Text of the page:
By Amy Golod | Staff Writer May 12, 2015, at 12:01 a.m.
At the end of January, Elana Simon, a 19-year-old Harvard University freshman, was invited to the White House without knowing why. On Jan. 29, the day before President Barack Obama announced his Precision Medicine Initiative, much to Simon’s surprise, she was asked to write an introductory speech for the president’s remarks.
Simon was diagnosed with fibrolamellar hepatocellular carcinoma, a rare liver cancer, at age 12 and underwent surgery to remove the tumor. She is now in remission. Her diagnosis led her to initiate a study of this disease, which currently has no effective treatment option aside from surgery.
Elana Simon researched a rare liver cancer; she was diagnosed with it at age 12 and is now in remission.
Elana Simon, 19
Freshman, Harvard University
From New York, N.Y.
She and a team of scientists at Rockefeller University, Memorial Sloan Kettering Cancer Center and New York Genome Center identified a genetic mutation that may be the cause of fibrolamellar, which affects about 200 adolescents and young adults annually worldwide. The February 2014 issue of Science magazine published the findings.
Simon’s focus on a specific group among liver cancer patients demonstrates the precision medicine model. Obama’s initiative aims to look at people’s genes, environments and lifestyles to develop data-driven, targeted medical treatments for diseases such as cancer.
“Because the research I did was a good example of the benefits of precision medicine and [I was] approaching research from such a specific, personalized [way] … they thought it would be appropriate for me to speak about it,” Simon states.
As the White House guests settled into their seats and Simon waited for the program to begin, she had a brief, impromptu one-on-one conversation with President Obama. “It wasn’t a big media event, it was just the two of us talking, which was very exciting.”
[READ: Project I: Students Make STEM Real for Young Teens]
Simon had met President Obama at the 2014 White House Science Fair where she presented her research to him. Last year, she was the inaugural winner of the American Association for Cancer Research’s Young Champion in Cancer Research Award and a Davidson Institute Fellow.
The road to Simon’s discovery began during her sophomore year of high school at the Dalton School in New York City. With the help of her science teacher, Simon found an internship at a Mount Sinai School of Medicine lab where she was exposed to genetic sequencing while looking at data from pancreatic cancer patient samples. She learned that as people age, gene mutations develop over time. Parsing them and determining which are relevant to the cancer research is a challenge, she notes.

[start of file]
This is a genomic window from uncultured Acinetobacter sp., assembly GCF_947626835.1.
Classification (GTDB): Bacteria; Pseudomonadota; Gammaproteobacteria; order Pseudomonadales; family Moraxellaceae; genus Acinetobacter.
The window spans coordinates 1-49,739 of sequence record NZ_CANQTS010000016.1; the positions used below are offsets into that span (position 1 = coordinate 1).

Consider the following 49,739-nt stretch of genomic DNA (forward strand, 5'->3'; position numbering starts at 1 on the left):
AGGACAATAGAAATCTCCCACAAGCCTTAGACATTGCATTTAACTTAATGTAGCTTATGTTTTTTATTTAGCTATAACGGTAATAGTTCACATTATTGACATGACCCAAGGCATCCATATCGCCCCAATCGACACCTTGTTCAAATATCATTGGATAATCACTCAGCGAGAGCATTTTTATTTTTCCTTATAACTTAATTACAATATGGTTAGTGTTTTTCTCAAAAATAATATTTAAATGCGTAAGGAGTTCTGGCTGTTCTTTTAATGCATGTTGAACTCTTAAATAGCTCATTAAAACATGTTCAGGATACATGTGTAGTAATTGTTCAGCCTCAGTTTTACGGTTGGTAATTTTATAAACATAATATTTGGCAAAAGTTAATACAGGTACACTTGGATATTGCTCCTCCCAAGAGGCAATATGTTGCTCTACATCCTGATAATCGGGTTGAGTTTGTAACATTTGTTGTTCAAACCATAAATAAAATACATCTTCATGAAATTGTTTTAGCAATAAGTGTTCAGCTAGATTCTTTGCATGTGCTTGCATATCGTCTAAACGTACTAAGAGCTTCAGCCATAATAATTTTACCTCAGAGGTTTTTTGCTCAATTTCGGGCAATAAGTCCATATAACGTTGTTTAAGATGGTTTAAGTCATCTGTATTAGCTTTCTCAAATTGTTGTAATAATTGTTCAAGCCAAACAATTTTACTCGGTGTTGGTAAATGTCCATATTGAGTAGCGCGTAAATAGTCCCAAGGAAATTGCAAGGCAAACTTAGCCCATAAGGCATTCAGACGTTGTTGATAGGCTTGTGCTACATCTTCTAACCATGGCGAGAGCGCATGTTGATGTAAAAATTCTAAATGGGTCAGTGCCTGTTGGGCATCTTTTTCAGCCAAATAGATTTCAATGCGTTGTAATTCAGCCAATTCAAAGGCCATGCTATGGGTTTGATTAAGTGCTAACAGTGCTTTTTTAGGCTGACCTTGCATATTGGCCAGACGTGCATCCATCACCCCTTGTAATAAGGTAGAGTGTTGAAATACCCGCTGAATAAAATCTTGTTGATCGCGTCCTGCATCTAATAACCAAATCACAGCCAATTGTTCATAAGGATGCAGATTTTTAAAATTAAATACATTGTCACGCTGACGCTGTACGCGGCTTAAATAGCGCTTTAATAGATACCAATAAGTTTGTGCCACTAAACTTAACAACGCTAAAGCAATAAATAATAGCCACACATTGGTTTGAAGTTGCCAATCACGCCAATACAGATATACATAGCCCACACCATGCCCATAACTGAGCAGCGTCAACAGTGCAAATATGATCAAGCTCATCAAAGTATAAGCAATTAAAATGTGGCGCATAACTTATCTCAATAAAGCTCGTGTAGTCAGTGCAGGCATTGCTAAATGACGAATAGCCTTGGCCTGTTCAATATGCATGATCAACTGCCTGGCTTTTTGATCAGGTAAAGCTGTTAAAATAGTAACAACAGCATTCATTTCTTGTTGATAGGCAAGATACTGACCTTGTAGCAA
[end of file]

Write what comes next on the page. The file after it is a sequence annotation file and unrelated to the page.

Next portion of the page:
“The more data you have, the more power you have, and the more conclusive the discovery can be.” — Elana Simon
Simon thought that studying fibrolamellar would be a perfect candidate for genetic sequencing because it generally afflicts young patients whose DNA has not developed as many mutations as older patients’ due to age.
She said that she and her father, who heads a laboratory at Rockefeller, always talk about science and he encouraged her to start the research. She brought up the idea to her surgeon, Dr. Michael La Quaglia, chief of the pediatric surgical service at Memorial Sloan Kettering Cancer Center. When she asked if the project would be informative, he offered to help her obtain fibrolamellar samples. Dr. La Quaglia also assigned fellows to the research, and Simon states that they became mentors.
[READ: Partnerships, Volunteerism, Philanthropy: Companies With STEM Talent Support Education]
Even though Simon was connected to a top surgeon, she said it was difficult to procure samples. She created a YouTube video seeking patient participation, thinking this appeal might be more fruitful than contacting hospitals, many of which may be protective, competitive or unwilling to share samples. “The more data you have, the more power you have, and the more conclusive the discovery can be,” she points out. In addition, she notes patients could feel that they were helping with the research.
“I think this is how the Precision Medicine Initiative is hopefully going to be successful and change people’s attitudes toward data and sharing samples,” Simon says. “Collaborating with others is so much more powerful than working on your own.”
She started the work at Rockefeller, which commissioned New York Genome Center to produce the gene sequencing on 15 patients’ liver tumors and adjacent healthy liver samples.By the summer following Simon’s junior year, the data was ready for analysis.
Simon explains that parts of two genes typically far apart fuse together to create the abnormality. All of the tumor samples revealed the presence of this mutation, while the healthy tissue did not, leading to the possibility that it is a cause of the disease. The research at Rockefeller is ongoing, and Simon intends to resume work at the lab this summer.
In the meantime, she is pursuing computer science studies at Harvard. Simon recognizes the power of a computer in her research; she says a human alone could not have parsed the same volume of data. “Computer science is an important tool in medicine,” she adds.